Those days were miserable. I was pale and bleary-eyed and my hair stuck out at funnier angles than usual as I collected Coco from preschool and Lucien from the bus stop. Everyone was too polite to scream in horror but they sure did keep their distance.
In a feat of impressively bad timing, my three really sick days were also the three days I'd agreed to watch Seattle Mom's son while their nanny's on vacation. The only thing harder than the flu with one three-year-old on the loose is the flu with two three-year-olds on the loose. They really don't give a damn you don't feel well.
Whenever I come out of an illness, on that first day of being functional again, I feel invincible. I can do anything! Cure some cancers! Scale that mountain over there! Karate chop a stack of boxes at Costco! Macrame!
Unfortunately I didn't get a chance to do any of those things this time around because as soon as I felt better, Coco got the flu. I discovered she was sick when she said, "Mommy, my belly hurts me" and threw up all over both of us as I read her favorite bedtime book.
I moved Lucien into the guest room so I could sleep in his bed on wheels (yes, wheels, we're stupid) to be next to Coco if she got sick in the middle of the night. Those "on call" nights are rough. I woke up every time she stirred and rushed to her side armed with a pan, a roll of paper towels and a bottle of Febreze aimed at her face.
My overreaction startled her awake. She looked up at me with wide "What the hell, Mom?" eyes so I hushed and cooed her back to sleep. But as I tiptoed across the room and climbed back into Lucien's bed, it rolled across the floor. My delighted surprise woke Coco up again so I had to start over with the hushing and the cooing.
Let's get back to what I wanted to write about before the flu.
I went out with Seattle Mom last week to see the movie version of Les Miserables. I, like many others, was obsessed with the musical in my younger days. In high school I was sure I was going to play Eponine on Broadway. To prepare for this, I walked around my house wearing a trenchcoat and looking sad.
Sometimes I laid down on the floor in my trenchcoat and sang "A Little Fall of Rain" over and over again, never tiring of dying in the arms of my beloved in such dramatic fashion. Mom would walk past and I'd overhear her say to my dad, "Well, MJ's dying in the living room again."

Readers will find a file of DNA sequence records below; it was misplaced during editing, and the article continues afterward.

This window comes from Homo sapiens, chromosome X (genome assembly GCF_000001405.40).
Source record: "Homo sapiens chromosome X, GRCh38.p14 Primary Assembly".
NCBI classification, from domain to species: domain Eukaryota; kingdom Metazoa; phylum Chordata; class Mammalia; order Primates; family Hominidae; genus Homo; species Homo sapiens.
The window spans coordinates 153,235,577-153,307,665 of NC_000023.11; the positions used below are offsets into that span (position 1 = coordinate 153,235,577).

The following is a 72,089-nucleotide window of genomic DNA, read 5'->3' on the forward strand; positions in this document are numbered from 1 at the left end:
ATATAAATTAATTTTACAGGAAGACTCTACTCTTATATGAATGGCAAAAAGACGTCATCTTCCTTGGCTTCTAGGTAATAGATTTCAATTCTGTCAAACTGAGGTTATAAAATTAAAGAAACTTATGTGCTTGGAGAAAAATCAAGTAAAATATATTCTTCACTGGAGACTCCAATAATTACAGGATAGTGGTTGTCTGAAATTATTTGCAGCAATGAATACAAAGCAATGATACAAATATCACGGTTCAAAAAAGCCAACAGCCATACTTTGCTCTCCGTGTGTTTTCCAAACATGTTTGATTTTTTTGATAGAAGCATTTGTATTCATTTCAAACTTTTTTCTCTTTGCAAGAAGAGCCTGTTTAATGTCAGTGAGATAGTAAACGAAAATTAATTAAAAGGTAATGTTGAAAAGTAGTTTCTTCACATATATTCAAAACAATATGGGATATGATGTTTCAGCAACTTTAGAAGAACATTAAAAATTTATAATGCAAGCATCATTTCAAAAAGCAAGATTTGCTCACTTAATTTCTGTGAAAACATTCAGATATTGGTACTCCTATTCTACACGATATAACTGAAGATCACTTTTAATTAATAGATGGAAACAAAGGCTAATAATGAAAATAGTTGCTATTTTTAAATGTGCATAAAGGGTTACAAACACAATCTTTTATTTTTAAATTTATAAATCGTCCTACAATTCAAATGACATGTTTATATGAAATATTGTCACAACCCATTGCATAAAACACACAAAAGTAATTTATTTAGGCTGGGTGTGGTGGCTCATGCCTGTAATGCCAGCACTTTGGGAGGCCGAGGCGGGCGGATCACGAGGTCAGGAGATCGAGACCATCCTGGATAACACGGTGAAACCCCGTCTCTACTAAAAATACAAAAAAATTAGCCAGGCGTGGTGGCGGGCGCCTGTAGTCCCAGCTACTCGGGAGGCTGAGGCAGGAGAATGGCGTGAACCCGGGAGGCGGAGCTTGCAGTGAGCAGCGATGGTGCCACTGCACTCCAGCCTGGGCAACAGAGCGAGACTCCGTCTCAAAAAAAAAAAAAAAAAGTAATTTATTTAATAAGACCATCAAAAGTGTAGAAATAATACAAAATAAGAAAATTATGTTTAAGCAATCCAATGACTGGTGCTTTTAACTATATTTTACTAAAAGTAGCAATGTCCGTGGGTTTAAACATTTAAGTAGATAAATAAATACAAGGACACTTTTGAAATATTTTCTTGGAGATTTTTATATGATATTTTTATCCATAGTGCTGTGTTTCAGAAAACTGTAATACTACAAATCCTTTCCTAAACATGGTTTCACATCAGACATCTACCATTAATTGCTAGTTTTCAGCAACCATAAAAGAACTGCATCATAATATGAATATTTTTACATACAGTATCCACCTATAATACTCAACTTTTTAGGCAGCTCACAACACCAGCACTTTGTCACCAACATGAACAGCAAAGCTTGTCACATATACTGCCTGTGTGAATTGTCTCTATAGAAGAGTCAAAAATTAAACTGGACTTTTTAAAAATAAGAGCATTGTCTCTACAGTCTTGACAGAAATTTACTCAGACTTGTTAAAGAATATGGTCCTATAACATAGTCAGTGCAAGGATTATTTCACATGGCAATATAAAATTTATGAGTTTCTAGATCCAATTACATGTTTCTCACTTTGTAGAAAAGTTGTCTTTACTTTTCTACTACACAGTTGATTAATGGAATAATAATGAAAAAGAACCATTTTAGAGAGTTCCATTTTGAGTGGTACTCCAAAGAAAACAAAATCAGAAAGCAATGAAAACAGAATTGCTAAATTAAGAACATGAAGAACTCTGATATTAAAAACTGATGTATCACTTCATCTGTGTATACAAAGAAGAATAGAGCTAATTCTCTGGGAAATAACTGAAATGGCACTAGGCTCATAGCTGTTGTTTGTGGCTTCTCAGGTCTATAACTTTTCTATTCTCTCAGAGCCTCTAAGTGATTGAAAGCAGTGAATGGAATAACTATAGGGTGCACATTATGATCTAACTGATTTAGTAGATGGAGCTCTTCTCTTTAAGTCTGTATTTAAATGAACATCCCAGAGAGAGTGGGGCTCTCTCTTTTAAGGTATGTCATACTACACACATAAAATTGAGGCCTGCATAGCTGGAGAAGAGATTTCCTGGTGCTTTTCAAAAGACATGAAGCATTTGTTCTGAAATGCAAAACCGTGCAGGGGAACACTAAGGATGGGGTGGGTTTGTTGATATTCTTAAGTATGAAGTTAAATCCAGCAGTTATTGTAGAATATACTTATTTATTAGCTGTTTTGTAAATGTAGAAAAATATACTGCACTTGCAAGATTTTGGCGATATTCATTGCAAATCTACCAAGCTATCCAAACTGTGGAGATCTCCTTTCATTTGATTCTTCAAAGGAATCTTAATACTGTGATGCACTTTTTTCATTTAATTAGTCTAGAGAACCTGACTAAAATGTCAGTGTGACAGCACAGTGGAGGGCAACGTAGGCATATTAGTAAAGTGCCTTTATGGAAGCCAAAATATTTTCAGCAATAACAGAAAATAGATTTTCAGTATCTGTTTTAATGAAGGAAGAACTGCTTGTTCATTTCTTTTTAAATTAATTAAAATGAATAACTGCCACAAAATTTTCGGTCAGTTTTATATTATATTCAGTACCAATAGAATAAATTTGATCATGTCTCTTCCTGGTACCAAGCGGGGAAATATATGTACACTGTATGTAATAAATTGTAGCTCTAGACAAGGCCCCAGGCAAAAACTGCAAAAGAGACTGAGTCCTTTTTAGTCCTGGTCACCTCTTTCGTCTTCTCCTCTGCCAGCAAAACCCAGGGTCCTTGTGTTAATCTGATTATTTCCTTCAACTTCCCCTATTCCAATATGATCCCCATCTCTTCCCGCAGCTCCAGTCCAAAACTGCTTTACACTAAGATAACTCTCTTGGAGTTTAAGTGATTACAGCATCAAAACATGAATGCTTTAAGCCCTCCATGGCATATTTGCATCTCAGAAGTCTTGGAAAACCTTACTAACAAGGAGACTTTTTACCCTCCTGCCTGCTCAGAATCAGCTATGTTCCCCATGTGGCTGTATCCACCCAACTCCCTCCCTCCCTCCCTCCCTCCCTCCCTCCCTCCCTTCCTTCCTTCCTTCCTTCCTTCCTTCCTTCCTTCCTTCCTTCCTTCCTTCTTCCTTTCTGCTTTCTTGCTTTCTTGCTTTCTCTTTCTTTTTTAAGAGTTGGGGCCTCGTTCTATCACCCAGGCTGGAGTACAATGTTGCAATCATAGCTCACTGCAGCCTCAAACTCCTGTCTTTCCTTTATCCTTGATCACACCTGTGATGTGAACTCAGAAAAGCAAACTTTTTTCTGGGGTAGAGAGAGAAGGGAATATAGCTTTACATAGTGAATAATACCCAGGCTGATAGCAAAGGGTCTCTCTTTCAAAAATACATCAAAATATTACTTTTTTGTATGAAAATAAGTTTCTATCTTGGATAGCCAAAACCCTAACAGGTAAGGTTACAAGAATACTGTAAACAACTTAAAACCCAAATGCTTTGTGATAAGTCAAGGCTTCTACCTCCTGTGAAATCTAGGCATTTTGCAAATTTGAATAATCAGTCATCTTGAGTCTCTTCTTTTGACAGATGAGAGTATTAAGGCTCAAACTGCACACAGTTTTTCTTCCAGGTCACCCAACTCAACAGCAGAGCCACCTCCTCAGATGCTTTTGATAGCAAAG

Years later, when I met Alex and discovered one of his middle names was Marius, my family agreed it was a sign. Dad even asked the priest to say at our wedding, "Eponine finally got her Marius." It was sweet. I promplty donned a trenchcoat, laid down in front of the altar and sang my death song. It was a really weird wedding.
The movie version was good. It wasn't good enough to win me away from my first love, the stage production, but it was done well and made me cry a few times and isn't that what Les Mis is all about? Eponine was pretty good but she's no me.
Seattle Mom and I met Contractor God and another neighbor, Funny Woman, for drinks after the movie. Funny Woman just returned from a vacation in Mexico. I can't see an ounce of fat on Funny Woman but she claimed her goal for Mexico was to erase the tan lines made by her "rolls" over the summer.
To accomplish this, she needed to tan in a certain position. She demonstrated for us there in the booth; it looked like she was lying backwards over a beach ball, rolling side to side and yelling, "COME ON! GET IT!" It apparently worked so I wanted to pass the tidbit along in case anyone else had the same problem.
So Happy New Year to everybody! Our New Years Eve was spent at a friend's house. It's a long story, but the rallying cry of the evening was "FREE THE GUINEA PIGS!" and the party attendees ended up walking through the neighborhood carrying a bottle of champagne and a light-up disco ball.
One of our friends has been having a New Years Day Open House for over 20 years --
The Quartz Bay Buzz Bomb is always the drink of choice on New Years Day
The annual party ends with the burning of the hosts' Christmas tree. This tradition started in 1989 when everyone in attendance sat around and talked about how horrible their year had been. It spiraled quickly from "1989 sucked!" to "Let's burn the Christmas tree, RHAAA!"
That 1989 Christmas Tree didn't see it coming. It was dragged into the yard by angry New Years day revelers and burned on the spot.
It's a little more planned now. Everyone gathers around the fire pit where the tree is dismembered methodically before it's thrown in the fire pit and burned to ashes. Writing that made me feel creepy.
Lucien came to me upset last week. He said Coco kicked him hard in the shins. I asked Coco if she kicked her brother and she said, "No, I pushed him with my feet." At least when she's sick, she puts the evil genius bit on hold.
This was a long one. Rough week. Let's go burn a tree, RAHH!